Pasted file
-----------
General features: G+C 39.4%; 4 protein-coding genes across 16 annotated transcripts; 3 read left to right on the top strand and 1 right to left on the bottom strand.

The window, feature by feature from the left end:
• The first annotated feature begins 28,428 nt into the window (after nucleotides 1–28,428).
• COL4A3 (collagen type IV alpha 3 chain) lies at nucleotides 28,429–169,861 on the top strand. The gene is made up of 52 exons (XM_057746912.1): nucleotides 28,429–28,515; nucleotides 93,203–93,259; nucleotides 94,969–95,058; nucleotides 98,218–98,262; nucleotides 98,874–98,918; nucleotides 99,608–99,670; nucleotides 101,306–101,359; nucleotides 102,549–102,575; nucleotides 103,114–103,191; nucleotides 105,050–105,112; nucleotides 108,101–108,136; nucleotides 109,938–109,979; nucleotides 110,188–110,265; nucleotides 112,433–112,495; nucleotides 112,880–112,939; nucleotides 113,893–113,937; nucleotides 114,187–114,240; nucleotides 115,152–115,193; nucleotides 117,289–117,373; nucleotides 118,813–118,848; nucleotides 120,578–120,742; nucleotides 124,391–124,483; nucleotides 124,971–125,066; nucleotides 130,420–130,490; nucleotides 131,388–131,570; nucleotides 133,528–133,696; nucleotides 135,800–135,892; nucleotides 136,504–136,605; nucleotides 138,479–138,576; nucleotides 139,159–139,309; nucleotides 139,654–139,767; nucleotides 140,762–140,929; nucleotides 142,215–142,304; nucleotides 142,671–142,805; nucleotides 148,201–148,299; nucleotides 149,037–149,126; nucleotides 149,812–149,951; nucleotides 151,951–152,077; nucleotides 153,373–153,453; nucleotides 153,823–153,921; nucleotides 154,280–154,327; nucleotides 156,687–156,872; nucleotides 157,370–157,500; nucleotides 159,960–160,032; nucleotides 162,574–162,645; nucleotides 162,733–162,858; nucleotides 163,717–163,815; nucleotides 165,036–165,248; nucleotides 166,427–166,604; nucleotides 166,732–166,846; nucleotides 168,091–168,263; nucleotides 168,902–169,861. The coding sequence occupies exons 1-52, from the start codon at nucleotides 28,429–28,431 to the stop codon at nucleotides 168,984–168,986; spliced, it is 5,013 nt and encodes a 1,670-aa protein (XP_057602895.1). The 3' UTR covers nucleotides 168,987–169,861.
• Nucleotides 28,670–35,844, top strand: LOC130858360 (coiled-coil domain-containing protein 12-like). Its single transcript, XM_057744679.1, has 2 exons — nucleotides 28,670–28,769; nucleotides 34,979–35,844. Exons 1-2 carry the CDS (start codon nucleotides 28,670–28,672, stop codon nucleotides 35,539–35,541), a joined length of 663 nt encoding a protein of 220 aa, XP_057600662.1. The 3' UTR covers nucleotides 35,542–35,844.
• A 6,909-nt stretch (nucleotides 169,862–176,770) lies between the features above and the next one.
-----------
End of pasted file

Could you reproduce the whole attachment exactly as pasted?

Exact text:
General features: G+C 39.4%; 4 protein-coding genes across 16 annotated transcripts; 3 read left to right on the top strand and 1 right to left on the bottom strand.

The window, feature by feature from the left end:
• The first annotated feature begins 28,428 nt into the window (after nucleotides 1–28,428).
• COL4A3 (collagen type IV alpha 3 chain) lies at nucleotides 28,429–169,861 on the top strand. The gene is made up of 52 exons (XM_057746912.1): nucleotides 28,429–28,515; nucleotides 93,203–93,259; nucleotides 94,969–95,058; nucleotides 98,218–98,262; nucleotides 98,874–98,918; nucleotides 99,608–99,670; nucleotides 101,306–101,359; nucleotides 102,549–102,575; nucleotides 103,114–103,191; nucleotides 105,050–105,112; nucleotides 108,101–108,136; nucleotides 109,938–109,979; nucleotides 110,188–110,265; nucleotides 112,433–112,495; nucleotides 112,880–112,939; nucleotides 113,893–113,937; nucleotides 114,187–114,240; nucleotides 115,152–115,193; nucleotides 117,289–117,373; nucleotides 118,813–118,848; nucleotides 120,578–120,742; nucleotides 124,391–124,483; nucleotides 124,971–125,066; nucleotides 130,420–130,490; nucleotides 131,388–131,570; nucleotides 133,528–133,696; nucleotides 135,800–135,892; nucleotides 136,504–136,605; nucleotides 138,479–138,576; nucleotides 139,159–139,309; nucleotides 139,654–139,767; nucleotides 140,762–140,929; nucleotides 142,215–142,304; nucleotides 142,671–142,805; nucleotides 148,201–148,299; nucleotides 149,037–149,126; nucleotides 149,812–149,951; nucleotides 151,951–152,077; nucleotides 153,373–153,453; nucleotides 153,823–153,921; nucleotides 154,280–154,327; nucleotides 156,687–156,872; nucleotides 157,370–157,500; nucleotides 159,960–160,032; nucleotides 162,574–162,645; nucleotides 162,733–162,858; nucleotides 163,717–163,815; nucleotides 165,036–165,248; nucleotides 166,427–166,604; nucleotides 166,732–166,846; nucleotides 168,091–168,263; nucleotides 168,902–169,861. The coding sequence occupies exons 1-52, from the start codon at nucleotides 28,429–28,431 to the stop codon at nucleotides 168,984–168,986; spliced, it is 5,013 nt and encodes a 1,670-aa protein (XP_057602895.1). The 3' UTR covers nucleotides 168,987–169,861.
• Nucleotides 28,670–35,844, top strand: LOC130858360 (coiled-coil domain-containing protein 12-like). Its single transcript, XM_057744679.1, has 2 exons — nucleotides 28,670–28,769; nucleotides 34,979–35,844. Exons 1-2 carry the CDS (start codon nucleotides 28,670–28,672, stop codon nucleotides 35,539–35,541), a joined length of 663 nt encoding a protein of 220 aa, XP_057600662.1. The 3' UTR covers nucleotides 35,542–35,844.
• A 6,909-nt stretch (nucleotides 169,862–176,770) lies between the features above and the next one.